HOLIDAYS WILL BE SOON UPON US. LEARN HOW TO HAVE A SAFE HOME ENVIRONMENT, STARTING WITH SCENTED CANDLES.
So, why CHANEL?
After viewing the video, scroll down to read how synthetic perfumes affect health and the environment.
Moreover, check out the RSS from the Environmental Working Group and others located to on the right & left columns of this web site.
Having viewed the above video on Chanel’s Chanel No. 5, a Brief History, please read on.
In substantial quantities, perfume ingredients, regardless of natural or synthetic origins, may all cause health or environmental problems. The wisdom to be gained is “do not do anything too much or too little.” In other words, “moderation in all things ‘good.’ The fragrance industry needs to take this proverb to heart, because even its lifespan may be at stake with more and more health-conscious people actively deciding not to indulge in the trappings of fragrances.
Much remains to be learned about the effects of fragrance on human health and the environment. Evidence in peer-reviewed journals shows that some fragrances can cause asthmatic reactions in some individuals, especially those with severe or atopic asthma. Many fragrance ingredients can also cause headaches, allergic skin reactions or nausea. In some cases, an excessive use of perfumes may cause allergic reactions of the skin. For instance, acetophenone, ethyl acetate andacetone, while present in many perfumes, are also known or potential respiratory allergens. Perhaps the findings will be that they are toxic to the immune system. Since the harm presented by many of these natural or synthetic chemicals is dependent on environmental conditions and their concentrations in a perfume, it is better to error on the side of caution. For instance, a finding by the IFRA (International Fragrance Association) claims that opoponax resin is too dangerous to be used in perfumery. Opoponax does have medicinal properties in proper dosage.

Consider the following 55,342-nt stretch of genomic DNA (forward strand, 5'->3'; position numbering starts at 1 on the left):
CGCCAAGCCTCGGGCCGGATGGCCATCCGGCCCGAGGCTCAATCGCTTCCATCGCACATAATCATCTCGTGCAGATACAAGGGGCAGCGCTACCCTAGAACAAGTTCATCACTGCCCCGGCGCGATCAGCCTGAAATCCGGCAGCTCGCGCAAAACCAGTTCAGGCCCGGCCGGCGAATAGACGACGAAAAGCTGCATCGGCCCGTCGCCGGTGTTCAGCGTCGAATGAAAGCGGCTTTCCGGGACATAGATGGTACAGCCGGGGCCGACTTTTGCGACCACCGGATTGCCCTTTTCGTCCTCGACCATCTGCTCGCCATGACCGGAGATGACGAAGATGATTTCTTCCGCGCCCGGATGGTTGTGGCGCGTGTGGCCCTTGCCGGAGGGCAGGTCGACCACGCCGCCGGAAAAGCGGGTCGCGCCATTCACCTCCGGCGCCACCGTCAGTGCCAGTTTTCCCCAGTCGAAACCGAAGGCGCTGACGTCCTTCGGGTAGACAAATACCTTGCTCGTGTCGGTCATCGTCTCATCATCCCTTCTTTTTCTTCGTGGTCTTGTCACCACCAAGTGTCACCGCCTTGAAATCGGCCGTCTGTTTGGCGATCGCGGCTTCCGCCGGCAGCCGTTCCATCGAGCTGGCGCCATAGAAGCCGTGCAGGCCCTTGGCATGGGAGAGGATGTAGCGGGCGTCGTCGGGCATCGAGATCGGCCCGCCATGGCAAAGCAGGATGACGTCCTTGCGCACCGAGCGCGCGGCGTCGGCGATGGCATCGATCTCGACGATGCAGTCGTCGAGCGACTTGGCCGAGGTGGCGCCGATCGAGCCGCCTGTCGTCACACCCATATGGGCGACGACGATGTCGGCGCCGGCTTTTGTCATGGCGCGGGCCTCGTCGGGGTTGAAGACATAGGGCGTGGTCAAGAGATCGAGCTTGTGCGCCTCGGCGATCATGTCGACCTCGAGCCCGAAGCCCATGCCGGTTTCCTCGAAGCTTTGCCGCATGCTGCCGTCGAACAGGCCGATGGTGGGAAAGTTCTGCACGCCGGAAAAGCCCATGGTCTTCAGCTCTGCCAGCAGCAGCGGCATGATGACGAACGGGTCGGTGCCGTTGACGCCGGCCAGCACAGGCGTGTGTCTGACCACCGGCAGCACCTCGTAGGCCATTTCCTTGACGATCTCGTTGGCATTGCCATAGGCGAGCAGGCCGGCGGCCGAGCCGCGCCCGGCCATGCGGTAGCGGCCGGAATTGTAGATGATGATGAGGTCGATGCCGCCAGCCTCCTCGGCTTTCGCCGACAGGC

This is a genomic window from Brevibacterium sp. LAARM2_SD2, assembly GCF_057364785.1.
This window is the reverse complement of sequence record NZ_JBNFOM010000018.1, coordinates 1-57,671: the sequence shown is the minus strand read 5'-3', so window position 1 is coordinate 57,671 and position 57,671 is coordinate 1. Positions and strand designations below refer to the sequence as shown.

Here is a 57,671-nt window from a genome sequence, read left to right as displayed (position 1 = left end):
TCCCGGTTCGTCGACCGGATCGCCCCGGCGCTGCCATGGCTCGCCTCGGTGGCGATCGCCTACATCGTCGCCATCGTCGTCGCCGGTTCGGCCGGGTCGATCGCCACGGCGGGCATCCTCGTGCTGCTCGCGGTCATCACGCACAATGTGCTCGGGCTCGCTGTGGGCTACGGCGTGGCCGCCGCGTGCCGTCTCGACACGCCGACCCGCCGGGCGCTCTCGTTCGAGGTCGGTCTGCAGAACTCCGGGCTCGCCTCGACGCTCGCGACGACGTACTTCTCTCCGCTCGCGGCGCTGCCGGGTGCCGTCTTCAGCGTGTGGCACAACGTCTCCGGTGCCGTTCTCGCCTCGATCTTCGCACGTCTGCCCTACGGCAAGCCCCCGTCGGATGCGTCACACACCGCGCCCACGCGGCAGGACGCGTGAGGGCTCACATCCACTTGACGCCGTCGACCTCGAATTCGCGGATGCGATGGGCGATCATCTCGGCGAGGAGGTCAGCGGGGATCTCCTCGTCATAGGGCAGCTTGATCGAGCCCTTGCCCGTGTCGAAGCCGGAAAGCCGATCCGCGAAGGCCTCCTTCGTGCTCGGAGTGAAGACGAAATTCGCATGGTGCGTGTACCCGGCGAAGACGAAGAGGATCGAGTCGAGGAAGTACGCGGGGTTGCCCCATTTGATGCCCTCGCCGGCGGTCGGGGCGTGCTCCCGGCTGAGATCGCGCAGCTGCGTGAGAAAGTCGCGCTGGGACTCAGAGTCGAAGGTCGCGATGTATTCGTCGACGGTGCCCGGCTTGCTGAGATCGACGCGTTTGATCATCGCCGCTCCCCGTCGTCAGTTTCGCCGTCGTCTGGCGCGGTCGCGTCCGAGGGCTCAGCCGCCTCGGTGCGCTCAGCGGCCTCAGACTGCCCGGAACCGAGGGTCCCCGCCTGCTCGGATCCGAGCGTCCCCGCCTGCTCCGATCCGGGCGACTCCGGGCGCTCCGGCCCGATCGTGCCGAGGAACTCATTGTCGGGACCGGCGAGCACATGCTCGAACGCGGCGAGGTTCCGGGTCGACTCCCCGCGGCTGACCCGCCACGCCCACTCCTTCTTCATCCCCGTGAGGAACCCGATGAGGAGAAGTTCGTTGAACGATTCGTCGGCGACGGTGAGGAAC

We all have been lured by the presence of musk in perfumery. Ah, to be laid in sweet embrace; but the poor deer has to be killed for its “musk pod.”
Again, it is best to keep it in the realm of medicine–to be used in various cardiac, mental, and neurological disorders and in various compound formulations. As for taking the synthetic route: that is the ultimate horror for a sustainable existence. While saving the male musk deer, we need to save ourselves as well.
There is scientific evidence that nitro-musks, such as musk xylene, can cause cancer while common ingredients, such as polycyclic synthetic musks, can disrupt the balance of hormones in the human bodies. Even some natural aromatics, such as oakmoss absolutes, contain allergens and carcinogenic compounds.
Synthetic musks are pleasant in smell and relatively inexpensive; as such, they are employed in large quantities to cover the unpleasant scent of laundry detergents and many personal cleaning products. Due to their large-scale use, several types of synthetic musks have been found in human fat and milk as well as in the sediments and waters of the Great Lakes.
These pollutants tend to pose additional health and environmental problems when they enter human and animal diets.
We need to squelch our desires for aromatic materials. Moreover, we are endangering many species–sandalwood, agar wood, musk, for example–causing even illegal trafficking and harvesting.
Primum nil nocere: First, do no harm.
HOW ABOUT DETOXING FASHION? CHECK OUT THIS NEW MOVEMENT!
Around the world a growing movement of people are using their creativity, design skills and purchasing power to demand fashion without pollution. United by a shared belief that the clothes we wear should carry a story we can be proud of, activists, bloggers, designers, scientists and models have been able to convince big brands including Zara, Mango, Valentino, UNIQLO and H&M to commit to toxic-free fashion. There is still a long way to go, but our successes so far prove that when we work together, big brands are forced to stand up and deliver.
Facebook discontinued Bitstrip; consequently, this will be the last of the cartoons.
Check out other Bitstrip cartoons in booklet format, ENTITLED THE CANARIES SPEAK.
BULLETIN: CALL FOR AWARENESS AND ACTION BY THE INTERNATIONAL SOCIETY OF DOCTORS FOR THE ENVIRONMENT ON MCS AND EHS. | U.S.NewsHEALTH: “Life with an ‘Invisible’ Illness” | Legislative Watch
- Check out
- What was known in the 90’s about Multiple Chemical Sensitivity (Remarks by the then Congressman Bernie Sanders of Vermont)
- Household Products Database and Toxicology Data Network of the NIH. Compare with EWG, an independent environmental organization.
- Check out Dr. Molot’s 12,000 Canaries Cannot Be Wrong: What’s Making Us Sick and What We Can Do about It.
- Check out Tide, the Detergent.
- Check out Chemical Body Burden.
- Check out “Your Amazing Brain.”